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Urban trees are growing faster than rural trees across the world, according to a major new study covering 10 different cities, and the urban heat island effect could be one of the reasons why.
With rising temperatures across the globe as well as increased urbanisation, it’s important to understand how the heat trapped by cities is affecting our trees, and vice versa.
To take a closer look, a team from the Technical University of Munich (TUM) in Germany used samples to study the growth of 1,383 trees over the past 150 years. They found that while urban trees are winning the race overall, it also depends on where in the world they are.
“While the effects of climate change on tree growth in forests have been extensively studied, there is little information available so far for urban trees,” says one of the team, forest scientist Hans Pretzsch.
“We can show that urban trees of the same age are larger on average than rural trees because urban trees grow faster. While the difference amounts to about a quarter at the age of 50, it is still just under 20 percent at a hundred years of age.”
To get these figures, data was collected from trees in and around Berlin and Munich in Germany, Brisbane in Australia, Cape Town in South Africa, Hanoi in Vietnam, Houston in Texas, Paris in France, Prince George in Canada, the Chilean capital Santiago de Chile, and Sapporo in Japan.
These cities were chosen to cover four different climates: boreal, temperate, Mediterranean, and subtropical.
Across all those zones taken as a whole, growth rates of both urban and rural trees have increased a little since 1960s. And on top of that, city trees have grown as much as 25 percent faster than the ones in rural areas.
Split up the trees by zone though, and it’s not so clear cut. The biggest lead in growth spurts for urban trees was found in boreal regions, but in temperate climates, urban trees are actually growing slower than rural trees.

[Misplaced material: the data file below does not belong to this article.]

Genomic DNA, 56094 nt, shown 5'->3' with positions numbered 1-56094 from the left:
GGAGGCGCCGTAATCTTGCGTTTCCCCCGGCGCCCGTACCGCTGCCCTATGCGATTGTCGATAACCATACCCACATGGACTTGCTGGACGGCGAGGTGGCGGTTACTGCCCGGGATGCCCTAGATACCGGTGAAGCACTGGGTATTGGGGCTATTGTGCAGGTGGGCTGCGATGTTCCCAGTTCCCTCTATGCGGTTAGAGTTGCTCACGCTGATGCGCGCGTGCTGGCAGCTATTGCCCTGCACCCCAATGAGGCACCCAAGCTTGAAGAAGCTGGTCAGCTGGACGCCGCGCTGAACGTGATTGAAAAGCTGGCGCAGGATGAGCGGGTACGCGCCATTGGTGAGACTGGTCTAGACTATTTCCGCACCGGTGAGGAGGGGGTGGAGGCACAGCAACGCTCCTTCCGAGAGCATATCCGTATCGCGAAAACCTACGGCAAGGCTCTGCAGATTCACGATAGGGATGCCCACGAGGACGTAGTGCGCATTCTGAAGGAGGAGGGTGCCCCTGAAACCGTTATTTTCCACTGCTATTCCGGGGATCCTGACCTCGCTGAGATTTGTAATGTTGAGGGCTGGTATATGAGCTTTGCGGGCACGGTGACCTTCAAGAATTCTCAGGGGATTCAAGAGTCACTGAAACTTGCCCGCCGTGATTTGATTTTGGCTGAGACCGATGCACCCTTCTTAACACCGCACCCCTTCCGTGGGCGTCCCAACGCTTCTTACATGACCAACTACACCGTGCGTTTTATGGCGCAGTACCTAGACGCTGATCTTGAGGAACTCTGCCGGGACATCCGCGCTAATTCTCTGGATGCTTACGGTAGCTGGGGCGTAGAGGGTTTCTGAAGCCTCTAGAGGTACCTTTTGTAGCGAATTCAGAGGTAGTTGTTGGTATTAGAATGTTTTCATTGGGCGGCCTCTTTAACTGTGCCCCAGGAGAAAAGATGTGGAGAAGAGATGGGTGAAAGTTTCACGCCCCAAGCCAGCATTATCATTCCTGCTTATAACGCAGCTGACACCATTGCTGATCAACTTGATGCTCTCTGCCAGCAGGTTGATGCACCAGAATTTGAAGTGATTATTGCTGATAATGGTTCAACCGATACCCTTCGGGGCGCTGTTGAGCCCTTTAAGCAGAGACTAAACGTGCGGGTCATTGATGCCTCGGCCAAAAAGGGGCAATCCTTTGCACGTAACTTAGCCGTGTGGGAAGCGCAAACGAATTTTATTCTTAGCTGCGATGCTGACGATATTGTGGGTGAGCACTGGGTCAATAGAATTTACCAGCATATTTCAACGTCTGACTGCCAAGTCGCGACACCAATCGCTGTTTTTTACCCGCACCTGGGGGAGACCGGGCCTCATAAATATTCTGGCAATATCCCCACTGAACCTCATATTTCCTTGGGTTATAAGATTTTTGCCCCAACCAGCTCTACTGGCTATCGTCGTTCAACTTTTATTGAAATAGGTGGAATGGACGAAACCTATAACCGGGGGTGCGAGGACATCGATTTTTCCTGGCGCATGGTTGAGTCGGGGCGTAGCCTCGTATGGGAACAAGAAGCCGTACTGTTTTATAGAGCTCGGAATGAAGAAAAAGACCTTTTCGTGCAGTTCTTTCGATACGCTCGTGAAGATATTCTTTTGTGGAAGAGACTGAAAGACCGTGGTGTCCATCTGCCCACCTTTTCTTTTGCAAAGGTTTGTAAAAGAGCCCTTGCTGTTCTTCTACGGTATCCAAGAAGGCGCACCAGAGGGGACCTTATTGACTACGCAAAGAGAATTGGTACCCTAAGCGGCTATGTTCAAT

There was hardly any difference in growth rates between the tree types in Mediterranean spots, while in the subtropics urban trees were growing faster before the 1960s but have levelled off to rural tree growth rates since.
Trying to tease out what’s going on from those datasets is tricky, because the study only looked at growth rates and not any of the possible underlying factors, but the authors of the study have a few ideas.
The overall increase in growth since the 1960s is probably down to us and all the carbon dioxide we pump up into the atmosphere: as previous studies have found, as long as water shortage isn’t an issue, a warmer environment is more conducive to tree growth.
Plants and trees can extend their growing seasons in warmer environments and can also increase their rate of photosynthesis thanks to the CO2 fertilisation effect.
As for the growth spurt in trees in some cities, the researchers are putting it down to the warmer air created by all those car parks and buildings soaking up the sunshine.
“The urban heat island involves higher temperatures in cities compared to the surrounding landscapes that may stimulate photosynthetic activity if the temperature optimum of a species is not yet reached and extend the growing season,” write the scientists.
In cities where trees aren’t prospering, factors like poor soil quality or a lack of water could be counterbalancing the heat benefits, suggests the study report.
And metropolitan planners need to understand urban tree growth in order to look after city dwellers – we know that foliage improves the health of a city, and the number of people living in urban areas is expected to keep on rising.
As well as growing faster, urban trees might be ageing faster, and need replacing more quickly, according to the researchers – that’s one of the factors that local councils are going to have to take into consideration.
Ultimately more research is going to be needed to figure out the details of what’s happening, and why we’re seeing these shifts in tree growth.
Emily Meineke, an urban ecologist from Harvard University who wasn’t involved with the research, told Maddie Stone at Earther that this study was a useful step towards that goal.
“This study is important in that it shows that tree growth has increased over time, potentially due to climate change, and that effects of urbanisation on tree growth depend on where in the world a tree is living,” she said.
“It will be interesting for future work to investigate why.”
The research has been published in Scientific Reports.